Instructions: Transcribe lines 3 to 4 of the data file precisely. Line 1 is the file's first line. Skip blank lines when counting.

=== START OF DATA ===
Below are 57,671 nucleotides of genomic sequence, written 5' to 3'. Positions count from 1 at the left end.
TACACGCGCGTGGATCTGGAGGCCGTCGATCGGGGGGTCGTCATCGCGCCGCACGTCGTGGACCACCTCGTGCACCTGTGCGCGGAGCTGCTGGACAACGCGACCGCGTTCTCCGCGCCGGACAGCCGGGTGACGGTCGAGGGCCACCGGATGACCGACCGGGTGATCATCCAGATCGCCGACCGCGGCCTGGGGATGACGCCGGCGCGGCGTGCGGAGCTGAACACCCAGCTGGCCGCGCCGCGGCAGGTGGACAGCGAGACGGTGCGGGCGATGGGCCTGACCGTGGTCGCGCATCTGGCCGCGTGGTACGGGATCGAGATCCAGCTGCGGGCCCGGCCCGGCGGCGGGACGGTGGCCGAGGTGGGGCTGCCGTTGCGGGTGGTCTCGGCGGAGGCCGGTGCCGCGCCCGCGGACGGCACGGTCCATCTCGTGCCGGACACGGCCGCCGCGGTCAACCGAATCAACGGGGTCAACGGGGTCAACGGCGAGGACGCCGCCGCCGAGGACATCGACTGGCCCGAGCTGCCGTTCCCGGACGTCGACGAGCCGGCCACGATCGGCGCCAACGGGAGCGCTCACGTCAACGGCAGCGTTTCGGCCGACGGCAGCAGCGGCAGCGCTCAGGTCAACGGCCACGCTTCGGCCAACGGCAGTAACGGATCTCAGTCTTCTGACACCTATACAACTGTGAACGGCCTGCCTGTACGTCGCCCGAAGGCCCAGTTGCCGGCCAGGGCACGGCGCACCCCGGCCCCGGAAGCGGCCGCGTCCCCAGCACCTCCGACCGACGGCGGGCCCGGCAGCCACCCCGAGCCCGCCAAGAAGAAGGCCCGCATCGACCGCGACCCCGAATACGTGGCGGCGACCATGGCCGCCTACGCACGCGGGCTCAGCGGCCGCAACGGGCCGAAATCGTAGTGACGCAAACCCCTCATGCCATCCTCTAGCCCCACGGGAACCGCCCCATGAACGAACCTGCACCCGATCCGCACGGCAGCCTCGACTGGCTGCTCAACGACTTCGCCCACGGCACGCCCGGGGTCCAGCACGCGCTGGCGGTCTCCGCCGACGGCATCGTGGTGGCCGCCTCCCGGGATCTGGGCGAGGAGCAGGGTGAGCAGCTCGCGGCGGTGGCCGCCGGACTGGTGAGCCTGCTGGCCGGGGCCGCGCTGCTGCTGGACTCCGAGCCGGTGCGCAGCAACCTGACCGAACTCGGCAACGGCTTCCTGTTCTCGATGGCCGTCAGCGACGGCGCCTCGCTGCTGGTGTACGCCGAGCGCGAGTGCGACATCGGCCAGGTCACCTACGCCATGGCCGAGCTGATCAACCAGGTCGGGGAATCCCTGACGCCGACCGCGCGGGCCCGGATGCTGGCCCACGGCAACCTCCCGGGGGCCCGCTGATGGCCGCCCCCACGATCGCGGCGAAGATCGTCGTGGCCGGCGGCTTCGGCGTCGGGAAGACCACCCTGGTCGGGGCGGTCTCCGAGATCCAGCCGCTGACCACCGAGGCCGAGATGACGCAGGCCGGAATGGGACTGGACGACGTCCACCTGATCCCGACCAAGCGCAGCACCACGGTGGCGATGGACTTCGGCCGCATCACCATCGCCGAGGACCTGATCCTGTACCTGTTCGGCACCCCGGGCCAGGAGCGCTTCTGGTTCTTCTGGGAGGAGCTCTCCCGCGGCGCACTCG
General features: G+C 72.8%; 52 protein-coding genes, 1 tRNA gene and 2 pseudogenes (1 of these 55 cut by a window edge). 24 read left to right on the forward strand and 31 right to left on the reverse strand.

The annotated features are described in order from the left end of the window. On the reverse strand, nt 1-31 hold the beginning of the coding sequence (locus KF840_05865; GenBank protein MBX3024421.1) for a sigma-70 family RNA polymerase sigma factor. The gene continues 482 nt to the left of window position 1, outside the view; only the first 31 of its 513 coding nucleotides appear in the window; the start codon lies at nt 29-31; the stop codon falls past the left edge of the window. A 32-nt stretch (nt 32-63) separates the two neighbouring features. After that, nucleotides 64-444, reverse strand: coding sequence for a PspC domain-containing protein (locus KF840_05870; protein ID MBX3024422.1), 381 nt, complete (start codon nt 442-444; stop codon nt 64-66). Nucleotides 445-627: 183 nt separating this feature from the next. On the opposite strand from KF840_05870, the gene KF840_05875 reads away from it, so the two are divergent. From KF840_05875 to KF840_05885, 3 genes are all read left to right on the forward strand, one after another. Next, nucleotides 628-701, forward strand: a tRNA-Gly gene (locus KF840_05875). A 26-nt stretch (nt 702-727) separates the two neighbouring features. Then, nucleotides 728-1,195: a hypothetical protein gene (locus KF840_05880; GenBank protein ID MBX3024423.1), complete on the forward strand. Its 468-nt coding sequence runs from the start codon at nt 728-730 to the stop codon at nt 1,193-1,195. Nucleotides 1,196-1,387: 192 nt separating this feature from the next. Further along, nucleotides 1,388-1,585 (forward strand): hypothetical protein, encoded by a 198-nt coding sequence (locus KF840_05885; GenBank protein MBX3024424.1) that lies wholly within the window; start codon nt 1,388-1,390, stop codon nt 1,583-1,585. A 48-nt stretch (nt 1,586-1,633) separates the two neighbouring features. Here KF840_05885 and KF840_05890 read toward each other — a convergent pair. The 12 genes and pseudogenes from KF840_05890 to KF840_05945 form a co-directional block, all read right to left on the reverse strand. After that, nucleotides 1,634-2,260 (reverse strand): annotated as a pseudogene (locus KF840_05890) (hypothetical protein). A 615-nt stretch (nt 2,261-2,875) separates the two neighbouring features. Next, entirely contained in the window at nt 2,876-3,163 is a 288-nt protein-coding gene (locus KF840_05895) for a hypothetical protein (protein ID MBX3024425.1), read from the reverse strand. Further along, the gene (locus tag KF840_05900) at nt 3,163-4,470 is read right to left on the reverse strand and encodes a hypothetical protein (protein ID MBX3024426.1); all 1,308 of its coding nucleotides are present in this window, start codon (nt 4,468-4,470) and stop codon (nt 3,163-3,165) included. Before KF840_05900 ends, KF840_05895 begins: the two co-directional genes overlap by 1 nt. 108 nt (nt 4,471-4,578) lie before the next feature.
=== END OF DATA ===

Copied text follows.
General features: G+C 72.8%; 52 protein-coding genes, 1 tRNA gene and 2 pseudogenes (1 of these 55 cut by a window edge). 24 read left to right on the forward strand and 31 right to left on the reverse strand.

The annotated features are described in order from the left end of the window. On the reverse strand, nt 1-31 hold the beginning of the coding sequence (locus KF840_05865; GenBank protein MBX3024421.1) for a sigma-70 family RNA polymerase sigma factor. The gene continues 482 nt to the left of window position 1, outside the view; only the first 31 of its 513 coding nucleotides appear in the window; the start codon lies at nt 29-31; the stop codon falls past the left edge of the window. A 32-nt stretch (nt 32-63) separates the two neighbouring features. After that, nucleotides 64-444, reverse strand: coding sequence for a PspC domain-containing protein (locus KF840_05870; protein ID MBX3024422.1), 381 nt, complete (start codon nt 442-444; stop codon nt 64-66). Nucleotides 445-627: 183 nt separating this feature from the next. On the opposite strand from KF840_05870, the gene KF840_05875 reads away from it, so the two are divergent. From KF840_05875 to KF840_05885, 3 genes are all read left to right on the forward strand, one after another. Next, nucleotides 628-701, forward strand: a tRNA-Gly gene (locus KF840_05875). A 26-nt stretch (nt 702-727) separates the two neighbouring features. Then, nucleotides 728-1,195: a hypothetical protein gene (locus KF840_05880; GenBank protein ID MBX3024423.1), complete on the forward strand. Its 468-nt coding sequence runs from the start codon at nt 728-730 to the stop codon at nt 1,193-1,195. Nucleotides 1,196-1,387: 192 nt separating this feature from the next. Further along, nucleotides 1,388-1,585 (forward strand): hypothetical protein, encoded by a 198-nt coding sequence (locus KF840_05885; GenBank protein MBX3024424.1) that lies wholly within the window; start codon nt 1,388-1,390, stop codon nt 1,583-1,585. A 48-nt stretch (nt 1,586-1,633) separates the two neighbouring features. Here KF840_05885 and KF840_05890 read toward each other — a convergent pair. The 12 genes and pseudogenes from KF840_05890 to KF840_05945 form a co-directional block, all read right to left on the reverse strand. After that, nucleotides 1,634-2,260 (reverse strand): annotated as a pseudogene (locus KF840_05890) (hypothetical protein). A 615-nt stretch (nt 2,261-2,875) separates the two neighbouring features. Next, entirely contained in the window at nt 2,876-3,163 is a 288-nt protein-coding gene (locus KF840_05895) for a hypothetical protein (protein ID MBX3024425.1), read from the reverse strand. Further along, the gene (locus tag KF840_05900) at nt 3,163-4,470 is read right to left on the reverse strand and encodes a hypothetical protein (protein ID MBX3024426.1); all 1,308 of its coding nucleotides are present in this window, start codon (nt 4,468-4,470) and stop codon (nt 3,163-3,165) included. Before KF840_05900 ends, KF840_05895 begins: the two co-directional genes overlap by 1 nt. 108 nt (nt 4,471-4,578) lie before the next feature.